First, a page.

Everything Pregnancy

Study: Early Puberty Linked to Gestational Diabetes Risk

When you got your first period may predict your risk for developing a potentially dangerous pregnancy condition.

pregnant woman doing glucose test for diabetes BSIP/Getty Images
A new study out of Clemson University finds women who experienced early puberty, and started their periods by age 11, have a higher risk of developing gestational diabetes during pregnancy.

Researchers looked at more than 27,000 women, and noted those who started menstruating at 11 years old had a 39 percent higher chance of developing the potentially dangerous pregnancy condition versus women whose periods began at 14. Getting your first period at age 12 and 13 carried a higher risk as well.

"This new finding could mean that doctors will begin asking women when they had their first period to determine their risk of developing gestational diabetes. They may represent a high-risk population and should be targeted for prevention programs," said study lead author Dr. Liwei Chen.

Gestational diabetes can lead to complications for both mother and baby, including large birth weight, and an increased risk for jaundice, hypoglycemia, breathing problems, and developing ADHD by age 6. We know obesity is a risk factor for developing gestational diabetes, and experiencing early puberty is linked to obesity in adulthood, but Dr. Chen says this doesn't fully explain the association. While good weight control before pregnancy might help reduce the gestational diabetes risk among those women, hormonal changes may also be to blame.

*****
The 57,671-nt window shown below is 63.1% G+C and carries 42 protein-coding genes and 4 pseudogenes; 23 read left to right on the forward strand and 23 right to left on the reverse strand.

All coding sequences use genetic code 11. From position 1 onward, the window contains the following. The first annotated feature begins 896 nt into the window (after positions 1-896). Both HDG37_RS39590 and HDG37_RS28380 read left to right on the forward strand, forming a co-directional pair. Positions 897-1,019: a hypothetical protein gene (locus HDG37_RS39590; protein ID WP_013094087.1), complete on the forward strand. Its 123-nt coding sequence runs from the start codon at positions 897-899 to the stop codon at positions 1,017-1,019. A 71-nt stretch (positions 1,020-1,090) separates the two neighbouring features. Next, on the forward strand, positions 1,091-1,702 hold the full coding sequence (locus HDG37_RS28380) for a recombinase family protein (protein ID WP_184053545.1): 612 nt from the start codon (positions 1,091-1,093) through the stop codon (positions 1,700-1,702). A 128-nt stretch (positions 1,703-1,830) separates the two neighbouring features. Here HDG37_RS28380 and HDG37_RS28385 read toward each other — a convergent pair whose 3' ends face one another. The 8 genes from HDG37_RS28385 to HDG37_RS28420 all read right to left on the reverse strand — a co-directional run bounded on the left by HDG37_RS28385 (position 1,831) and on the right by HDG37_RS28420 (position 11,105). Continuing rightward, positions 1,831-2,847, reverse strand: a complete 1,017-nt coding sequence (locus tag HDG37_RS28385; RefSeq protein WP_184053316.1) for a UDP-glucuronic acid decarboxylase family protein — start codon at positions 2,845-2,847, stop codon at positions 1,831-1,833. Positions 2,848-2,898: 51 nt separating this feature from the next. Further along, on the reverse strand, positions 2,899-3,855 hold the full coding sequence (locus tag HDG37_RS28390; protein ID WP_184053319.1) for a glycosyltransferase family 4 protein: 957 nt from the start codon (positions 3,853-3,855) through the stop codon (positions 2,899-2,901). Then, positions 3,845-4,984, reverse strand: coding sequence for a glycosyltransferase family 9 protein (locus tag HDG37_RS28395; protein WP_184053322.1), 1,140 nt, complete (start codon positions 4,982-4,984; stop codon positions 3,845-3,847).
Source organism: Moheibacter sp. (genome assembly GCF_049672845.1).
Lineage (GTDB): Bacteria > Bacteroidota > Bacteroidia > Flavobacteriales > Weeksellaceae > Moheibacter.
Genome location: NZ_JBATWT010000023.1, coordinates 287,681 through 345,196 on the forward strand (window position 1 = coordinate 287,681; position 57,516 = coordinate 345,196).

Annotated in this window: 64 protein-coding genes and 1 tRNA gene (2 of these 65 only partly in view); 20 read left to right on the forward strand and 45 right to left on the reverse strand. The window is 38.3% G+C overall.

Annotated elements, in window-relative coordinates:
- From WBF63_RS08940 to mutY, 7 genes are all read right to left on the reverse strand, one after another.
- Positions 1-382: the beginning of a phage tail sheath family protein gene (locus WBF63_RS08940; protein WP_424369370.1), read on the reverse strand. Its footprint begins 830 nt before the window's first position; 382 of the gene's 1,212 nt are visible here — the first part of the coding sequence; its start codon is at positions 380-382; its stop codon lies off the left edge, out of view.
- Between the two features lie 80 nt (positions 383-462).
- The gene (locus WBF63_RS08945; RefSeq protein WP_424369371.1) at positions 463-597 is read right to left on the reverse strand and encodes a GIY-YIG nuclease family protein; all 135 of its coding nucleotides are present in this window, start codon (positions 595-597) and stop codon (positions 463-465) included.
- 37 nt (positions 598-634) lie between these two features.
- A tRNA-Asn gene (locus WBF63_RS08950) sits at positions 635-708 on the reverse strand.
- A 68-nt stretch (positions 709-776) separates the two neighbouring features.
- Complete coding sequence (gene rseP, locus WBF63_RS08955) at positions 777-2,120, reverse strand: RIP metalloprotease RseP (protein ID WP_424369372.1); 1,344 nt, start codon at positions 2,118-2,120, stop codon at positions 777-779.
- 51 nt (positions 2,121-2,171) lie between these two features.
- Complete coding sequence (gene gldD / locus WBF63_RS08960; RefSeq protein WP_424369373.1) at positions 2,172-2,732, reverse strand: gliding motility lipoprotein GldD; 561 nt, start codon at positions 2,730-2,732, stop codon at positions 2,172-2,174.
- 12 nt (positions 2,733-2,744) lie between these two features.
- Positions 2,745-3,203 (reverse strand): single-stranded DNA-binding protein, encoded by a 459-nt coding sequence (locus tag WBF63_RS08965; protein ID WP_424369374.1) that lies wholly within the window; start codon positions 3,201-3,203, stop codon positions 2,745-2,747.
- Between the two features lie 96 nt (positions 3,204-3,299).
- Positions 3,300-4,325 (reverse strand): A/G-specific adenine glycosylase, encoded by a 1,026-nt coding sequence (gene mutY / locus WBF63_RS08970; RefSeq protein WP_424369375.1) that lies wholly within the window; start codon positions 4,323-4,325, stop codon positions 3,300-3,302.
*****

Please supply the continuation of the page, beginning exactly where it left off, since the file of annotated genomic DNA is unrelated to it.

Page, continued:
The Importance of Glucose Testing

It's worth noting 92 percent of the test subjects in this study were white, so more research may be needed. But the conclusions do highlight a new risk factor for gestational diabetes, which, if diagnosed early and treated appropriately through diet, can be successfully managed, resulting in a healthy pregnancy and baby.

The takeaway: You can't control when you started puberty, but if it was early for you, and you're pregnant, talk to your doctor about controlling your other risk factors, namely your weight, and be sure to get tested!

Melissa Willets is a writer/blogger and a mom. Follow her on Twitter (@Spitupnsuburbs), where she chronicles her love of exercising and drinking coffee, but never simultaneously.